Monday, June 22, 2009

It's called corporatism, Jonah 

Jonah Goldberg has a great editorial this weekend that only misses the name of that he wants to criticize.
The absence of free markets isn�t necessarily Bolshevism, or even socialism. Capitalism�s death can come in many forms, by many different hands.

...Whether that�s more accurate, it certainly seems a more fitting declaration as the coup de gr�ce of capitalism�s murder is at the hands of its most successful child: big business.

Everywhere we look we see the great and once-great beneficiaries of free markets running to the state for protection from the cruel bullying of competition. On health care, insurance companies and others repeat the mantra that they want to be �at the table rather than on the menu,� all the better to be positioned as a tax collector of the welfare state. General Motors and Chrysler have gone from being pimped-out prostitutes of the state to outright chattel more akin to the leather-bound gimp in Pulp Fiction, eager to do the bidding of the president and the UAW.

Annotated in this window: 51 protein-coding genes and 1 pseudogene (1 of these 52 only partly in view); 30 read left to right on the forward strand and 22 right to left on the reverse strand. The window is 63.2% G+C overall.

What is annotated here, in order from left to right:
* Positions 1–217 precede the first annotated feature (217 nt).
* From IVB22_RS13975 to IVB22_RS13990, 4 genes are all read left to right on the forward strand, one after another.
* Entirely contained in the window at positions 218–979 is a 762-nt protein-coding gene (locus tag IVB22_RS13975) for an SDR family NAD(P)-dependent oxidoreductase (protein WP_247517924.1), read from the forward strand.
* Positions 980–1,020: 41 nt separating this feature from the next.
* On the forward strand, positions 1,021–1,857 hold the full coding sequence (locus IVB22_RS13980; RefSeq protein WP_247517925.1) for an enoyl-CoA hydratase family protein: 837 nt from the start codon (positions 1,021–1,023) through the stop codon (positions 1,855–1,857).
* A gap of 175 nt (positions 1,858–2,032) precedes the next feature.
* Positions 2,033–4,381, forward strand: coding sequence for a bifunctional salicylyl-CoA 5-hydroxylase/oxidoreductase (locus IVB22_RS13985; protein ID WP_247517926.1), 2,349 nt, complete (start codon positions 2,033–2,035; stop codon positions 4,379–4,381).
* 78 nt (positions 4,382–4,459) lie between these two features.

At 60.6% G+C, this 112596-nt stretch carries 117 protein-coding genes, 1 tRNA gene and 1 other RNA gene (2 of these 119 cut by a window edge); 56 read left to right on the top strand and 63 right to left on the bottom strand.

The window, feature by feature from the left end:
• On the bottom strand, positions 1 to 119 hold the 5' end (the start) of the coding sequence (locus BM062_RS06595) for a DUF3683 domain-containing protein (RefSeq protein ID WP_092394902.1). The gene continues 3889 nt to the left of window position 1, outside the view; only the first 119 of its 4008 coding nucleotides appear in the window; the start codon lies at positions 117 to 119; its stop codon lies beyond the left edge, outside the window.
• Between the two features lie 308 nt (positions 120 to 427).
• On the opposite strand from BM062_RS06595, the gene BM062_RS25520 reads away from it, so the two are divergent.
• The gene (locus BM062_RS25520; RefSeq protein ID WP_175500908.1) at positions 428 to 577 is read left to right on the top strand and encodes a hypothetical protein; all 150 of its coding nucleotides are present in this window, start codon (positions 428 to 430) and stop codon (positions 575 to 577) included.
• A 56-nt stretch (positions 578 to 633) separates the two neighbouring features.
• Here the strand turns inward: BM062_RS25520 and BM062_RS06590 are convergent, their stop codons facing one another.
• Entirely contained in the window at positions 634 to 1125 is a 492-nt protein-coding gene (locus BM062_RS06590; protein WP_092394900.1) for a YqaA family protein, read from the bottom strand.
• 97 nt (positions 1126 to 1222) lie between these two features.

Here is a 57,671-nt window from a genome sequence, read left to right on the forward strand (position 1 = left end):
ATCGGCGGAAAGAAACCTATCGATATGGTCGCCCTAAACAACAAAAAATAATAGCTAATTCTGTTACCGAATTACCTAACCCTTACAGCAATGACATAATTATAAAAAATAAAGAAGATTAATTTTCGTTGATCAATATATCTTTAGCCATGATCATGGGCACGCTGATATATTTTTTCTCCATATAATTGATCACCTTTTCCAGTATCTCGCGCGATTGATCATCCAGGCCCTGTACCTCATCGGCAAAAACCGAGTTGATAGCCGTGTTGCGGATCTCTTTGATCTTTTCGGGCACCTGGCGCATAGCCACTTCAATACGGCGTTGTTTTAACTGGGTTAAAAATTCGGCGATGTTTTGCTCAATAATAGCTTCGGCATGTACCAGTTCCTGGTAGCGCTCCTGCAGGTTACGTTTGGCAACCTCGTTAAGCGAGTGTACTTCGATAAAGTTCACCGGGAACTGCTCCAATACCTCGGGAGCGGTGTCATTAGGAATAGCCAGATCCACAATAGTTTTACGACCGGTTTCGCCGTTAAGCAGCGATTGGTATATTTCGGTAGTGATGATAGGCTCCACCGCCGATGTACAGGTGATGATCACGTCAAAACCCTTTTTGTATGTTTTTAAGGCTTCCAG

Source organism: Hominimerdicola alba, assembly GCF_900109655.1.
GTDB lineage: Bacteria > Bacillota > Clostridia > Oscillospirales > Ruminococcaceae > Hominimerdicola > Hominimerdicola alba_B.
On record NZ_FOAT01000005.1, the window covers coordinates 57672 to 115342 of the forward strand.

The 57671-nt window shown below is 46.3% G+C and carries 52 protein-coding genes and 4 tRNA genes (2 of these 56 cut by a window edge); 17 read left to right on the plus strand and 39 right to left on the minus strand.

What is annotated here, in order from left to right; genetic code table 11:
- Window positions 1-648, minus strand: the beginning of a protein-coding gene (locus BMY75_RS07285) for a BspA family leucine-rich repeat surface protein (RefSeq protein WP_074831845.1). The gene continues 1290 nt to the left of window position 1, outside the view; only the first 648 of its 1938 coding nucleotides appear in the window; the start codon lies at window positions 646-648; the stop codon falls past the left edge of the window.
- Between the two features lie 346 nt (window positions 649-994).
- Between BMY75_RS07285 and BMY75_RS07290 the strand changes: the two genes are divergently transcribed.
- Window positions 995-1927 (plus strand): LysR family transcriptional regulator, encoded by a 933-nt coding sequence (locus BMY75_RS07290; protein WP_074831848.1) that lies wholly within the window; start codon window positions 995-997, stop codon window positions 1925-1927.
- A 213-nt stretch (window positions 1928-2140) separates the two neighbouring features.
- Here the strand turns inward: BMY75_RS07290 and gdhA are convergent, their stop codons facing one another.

&c. I have thought for awhile about where the line is between rent-seeking and corporatism. As the rent-seeking piece written by David Henderson states, rent-seeking is really privilege seeking. The privilege to operate in the economy under protection of government.

But corporatism is a bit more than that. It desires to have a grand bargain rather than regulatory capture by one side or the other. I don't necessarily see the Obama Administration as hostile to big business so much as trying to co-opt it. (Thus this morning's announcement of a "deal" with pharmaceutical firms to help the Administration's health care plan.) �

So think about this 2005 interview with Andrei Illarianov, former Putin economic advisor. �What do you call the type of economic system created by Putin? �How do you distinguish the Russian government's actions with its gas industry from the Obama administration's actions with the car industry? �In my discussion on this topic last week, I thought it important to make these distinctions clear. �What Jonah Goldberg is trying to say in this article is that the government is pursuing corporatism. �But is it different from the usual rent-seeking behavior that happens in all market economies where the commitment to economic freedom is imperfect? �I don't know.